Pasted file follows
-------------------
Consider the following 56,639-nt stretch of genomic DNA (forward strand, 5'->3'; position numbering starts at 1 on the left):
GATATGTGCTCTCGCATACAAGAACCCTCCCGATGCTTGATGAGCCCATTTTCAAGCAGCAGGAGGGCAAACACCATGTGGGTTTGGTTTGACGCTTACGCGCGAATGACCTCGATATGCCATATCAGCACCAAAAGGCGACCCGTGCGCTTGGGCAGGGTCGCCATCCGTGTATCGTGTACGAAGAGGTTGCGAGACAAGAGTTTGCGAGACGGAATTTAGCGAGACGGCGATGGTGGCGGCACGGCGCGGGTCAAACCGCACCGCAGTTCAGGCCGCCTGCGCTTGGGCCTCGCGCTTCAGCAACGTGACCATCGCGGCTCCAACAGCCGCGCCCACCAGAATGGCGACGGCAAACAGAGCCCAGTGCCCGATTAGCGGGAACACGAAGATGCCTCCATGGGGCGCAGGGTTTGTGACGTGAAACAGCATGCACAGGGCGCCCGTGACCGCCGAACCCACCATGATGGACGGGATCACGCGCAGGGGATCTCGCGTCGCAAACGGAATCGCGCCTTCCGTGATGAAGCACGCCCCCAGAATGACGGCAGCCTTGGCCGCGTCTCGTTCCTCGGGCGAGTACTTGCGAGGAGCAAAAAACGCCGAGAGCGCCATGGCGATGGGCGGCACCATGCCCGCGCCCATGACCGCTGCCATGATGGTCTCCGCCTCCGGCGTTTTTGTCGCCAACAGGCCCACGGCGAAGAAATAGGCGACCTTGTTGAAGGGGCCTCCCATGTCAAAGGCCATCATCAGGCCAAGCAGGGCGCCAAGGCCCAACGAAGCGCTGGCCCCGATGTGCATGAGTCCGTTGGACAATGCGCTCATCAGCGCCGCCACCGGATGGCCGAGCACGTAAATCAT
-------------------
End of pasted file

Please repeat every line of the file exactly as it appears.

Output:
Consider the following 56,639-nt stretch of genomic DNA (forward strand, 5'->3'; position numbering starts at 1 on the left):
GATATGTGCTCTCGCATACAAGAACCCTCCCGATGCTTGATGAGCCCATTTTCAAGCAGCAGGAGGGCAAACACCATGTGGGTTTGGTTTGACGCTTACGCGCGAATGACCTCGATATGCCATATCAGCACCAAAAGGCGACCCGTGCGCTTGGGCAGGGTCGCCATCCGTGTATCGTGTACGAAGAGGTTGCGAGACAAGAGTTTGCGAGACGGAATTTAGCGAGACGGCGATGGTGGCGGCACGGCGCGGGTCAAACCGCACCGCAGTTCAGGCCGCCTGCGCTTGGGCCTCGCGCTTCAGCAACGTGACCATCGCGGCTCCAACAGCCGCGCCCACCAGAATGGCGACGGCAAACAGAGCCCAGTGCCCGATTAGCGGGAACACGAAGATGCCTCCATGGGGCGCAGGGTTTGTGACGTGAAACAGCATGCACAGGGCGCCCGTGACCGCCGAACCCACCATGATGGACGGGATCACGCGCAGGGGATCTCGCGTCGCAAACGGAATCGCGCCTTCCGTGATGAAGCACGCCCCCAGAATGACGGCAGCCTTGGCCGCGTCTCGTTCCTCGGGCGAGTACTTGCGAGGAGCAAAAAACGCCGAGAGCGCCATGGCGATGGGCGGCACCATGCCCGCGCCCATGACCGCTGCCATGATGGTCTCCGCCTCCGGCGTTTTTGTCGCCAACAGGCCCACGGCGAAGAAATAGGCGACCTTGTTGAAGGGGCCTCCCATGTCAAAGGCCATCATCAGGCCAAGCAGGGCGCCAAGGCCCAACGAAGCGCTGGCCCCGATGTGCATGAGTCCGTTGGACAATGCGCTCATCAGCGCCGCCACCGGATGGCCGAGCACGTAAATCAT